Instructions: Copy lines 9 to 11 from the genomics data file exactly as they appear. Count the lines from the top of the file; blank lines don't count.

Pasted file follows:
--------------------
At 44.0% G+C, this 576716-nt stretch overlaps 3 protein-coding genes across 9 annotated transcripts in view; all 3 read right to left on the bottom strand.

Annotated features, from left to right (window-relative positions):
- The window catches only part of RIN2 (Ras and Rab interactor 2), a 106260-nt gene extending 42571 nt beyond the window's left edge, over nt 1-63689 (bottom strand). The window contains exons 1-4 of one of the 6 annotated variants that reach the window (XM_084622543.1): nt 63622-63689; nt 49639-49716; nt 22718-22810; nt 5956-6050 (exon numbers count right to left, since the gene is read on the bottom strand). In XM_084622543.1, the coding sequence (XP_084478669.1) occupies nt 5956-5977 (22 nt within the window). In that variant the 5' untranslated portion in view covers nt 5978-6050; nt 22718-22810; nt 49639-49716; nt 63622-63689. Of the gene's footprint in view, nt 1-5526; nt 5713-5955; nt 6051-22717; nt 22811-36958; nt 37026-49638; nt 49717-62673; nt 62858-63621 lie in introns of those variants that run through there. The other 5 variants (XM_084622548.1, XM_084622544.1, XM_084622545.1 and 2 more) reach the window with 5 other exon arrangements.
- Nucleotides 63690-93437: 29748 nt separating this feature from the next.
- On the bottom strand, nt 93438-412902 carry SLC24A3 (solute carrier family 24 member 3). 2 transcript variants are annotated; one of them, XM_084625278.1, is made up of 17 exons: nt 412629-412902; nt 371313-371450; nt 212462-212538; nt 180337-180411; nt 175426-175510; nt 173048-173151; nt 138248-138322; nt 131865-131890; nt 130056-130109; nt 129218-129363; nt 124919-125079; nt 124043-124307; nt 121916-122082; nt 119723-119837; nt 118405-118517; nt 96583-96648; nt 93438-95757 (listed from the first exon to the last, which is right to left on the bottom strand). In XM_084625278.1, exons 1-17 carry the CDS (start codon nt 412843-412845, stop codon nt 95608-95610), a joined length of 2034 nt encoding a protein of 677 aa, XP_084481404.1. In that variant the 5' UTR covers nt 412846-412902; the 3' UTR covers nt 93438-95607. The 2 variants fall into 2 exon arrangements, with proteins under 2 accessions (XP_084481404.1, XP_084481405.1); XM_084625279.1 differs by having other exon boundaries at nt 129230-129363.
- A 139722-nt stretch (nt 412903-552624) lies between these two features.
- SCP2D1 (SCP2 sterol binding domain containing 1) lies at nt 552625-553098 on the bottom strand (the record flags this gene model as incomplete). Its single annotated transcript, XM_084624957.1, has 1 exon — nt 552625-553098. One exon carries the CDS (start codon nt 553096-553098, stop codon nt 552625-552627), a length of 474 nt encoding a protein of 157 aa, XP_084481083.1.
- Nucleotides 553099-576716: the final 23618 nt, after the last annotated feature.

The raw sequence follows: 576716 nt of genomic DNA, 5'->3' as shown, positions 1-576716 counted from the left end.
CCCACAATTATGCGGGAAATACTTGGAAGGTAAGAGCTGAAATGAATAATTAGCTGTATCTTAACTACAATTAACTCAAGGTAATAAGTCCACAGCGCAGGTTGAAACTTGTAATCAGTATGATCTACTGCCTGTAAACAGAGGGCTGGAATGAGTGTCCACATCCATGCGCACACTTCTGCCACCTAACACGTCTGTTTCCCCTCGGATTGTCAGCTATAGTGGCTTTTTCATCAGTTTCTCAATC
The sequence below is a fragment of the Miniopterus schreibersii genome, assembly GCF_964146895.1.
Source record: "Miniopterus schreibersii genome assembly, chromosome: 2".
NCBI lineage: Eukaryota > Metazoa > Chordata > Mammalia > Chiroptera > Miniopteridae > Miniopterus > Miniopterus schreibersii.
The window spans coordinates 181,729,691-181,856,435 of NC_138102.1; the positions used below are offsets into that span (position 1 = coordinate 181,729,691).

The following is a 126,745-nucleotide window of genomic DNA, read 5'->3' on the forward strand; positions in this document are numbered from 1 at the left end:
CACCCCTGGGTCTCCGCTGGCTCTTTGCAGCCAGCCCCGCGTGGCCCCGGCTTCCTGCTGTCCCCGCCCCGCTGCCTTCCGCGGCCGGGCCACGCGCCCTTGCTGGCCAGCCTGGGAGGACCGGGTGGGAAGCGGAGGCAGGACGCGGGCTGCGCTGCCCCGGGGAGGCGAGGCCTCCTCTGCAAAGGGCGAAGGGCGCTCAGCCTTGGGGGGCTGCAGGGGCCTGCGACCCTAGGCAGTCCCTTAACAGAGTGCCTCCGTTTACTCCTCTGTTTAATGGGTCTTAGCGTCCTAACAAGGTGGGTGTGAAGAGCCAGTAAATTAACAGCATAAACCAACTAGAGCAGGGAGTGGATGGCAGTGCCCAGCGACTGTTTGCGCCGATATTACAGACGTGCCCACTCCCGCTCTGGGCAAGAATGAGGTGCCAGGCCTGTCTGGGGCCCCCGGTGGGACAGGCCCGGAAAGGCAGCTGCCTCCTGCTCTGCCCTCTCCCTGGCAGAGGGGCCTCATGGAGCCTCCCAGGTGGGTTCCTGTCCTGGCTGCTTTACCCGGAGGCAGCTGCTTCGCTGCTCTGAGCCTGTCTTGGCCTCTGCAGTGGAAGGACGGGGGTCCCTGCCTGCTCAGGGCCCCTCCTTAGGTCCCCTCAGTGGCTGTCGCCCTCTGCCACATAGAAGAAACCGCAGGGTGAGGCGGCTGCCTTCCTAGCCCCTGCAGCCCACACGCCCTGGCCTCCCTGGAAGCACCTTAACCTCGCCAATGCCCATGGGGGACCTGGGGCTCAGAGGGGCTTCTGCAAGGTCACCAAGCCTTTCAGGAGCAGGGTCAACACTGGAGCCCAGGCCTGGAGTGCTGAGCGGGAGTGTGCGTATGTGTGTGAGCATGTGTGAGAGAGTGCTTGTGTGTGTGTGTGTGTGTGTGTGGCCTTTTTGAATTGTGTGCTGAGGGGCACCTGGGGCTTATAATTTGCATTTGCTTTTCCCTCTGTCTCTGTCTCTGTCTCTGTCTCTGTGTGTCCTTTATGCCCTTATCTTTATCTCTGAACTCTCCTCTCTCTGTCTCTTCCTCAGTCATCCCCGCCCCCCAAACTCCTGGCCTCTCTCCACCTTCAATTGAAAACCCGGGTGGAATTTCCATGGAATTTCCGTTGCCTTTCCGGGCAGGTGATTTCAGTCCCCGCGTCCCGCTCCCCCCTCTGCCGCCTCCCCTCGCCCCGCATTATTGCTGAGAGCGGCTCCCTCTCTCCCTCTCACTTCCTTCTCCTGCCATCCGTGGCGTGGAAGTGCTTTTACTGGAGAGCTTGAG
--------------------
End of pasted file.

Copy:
The raw sequence follows: 576716 nt of genomic DNA, 5'->3' as shown, positions 1-576716 counted from the left end.
CCCACAATTATGCGGGAAATACTTGGAAGGTAAGAGCTGAAATGAATAATTAGCTGTATCTTAACTACAATTAACTCAAGGTAATAAGTCCACAGCGCAGGTTGAAACTTGTAATCAGTATGATCTACTGCCTGTAAACAGAGGGCTGGAATGAGTGTCCACATCCATGCGCACACTTCTGCCACCTAACACGTCTGTTTCCCCTCGGATTGTCAGCTATAGTGGCTTTTTCATCAGTTTCTCAATC
The sequence below is a fragment of the Miniopterus schreibersii genome, assembly GCF_964146895.1.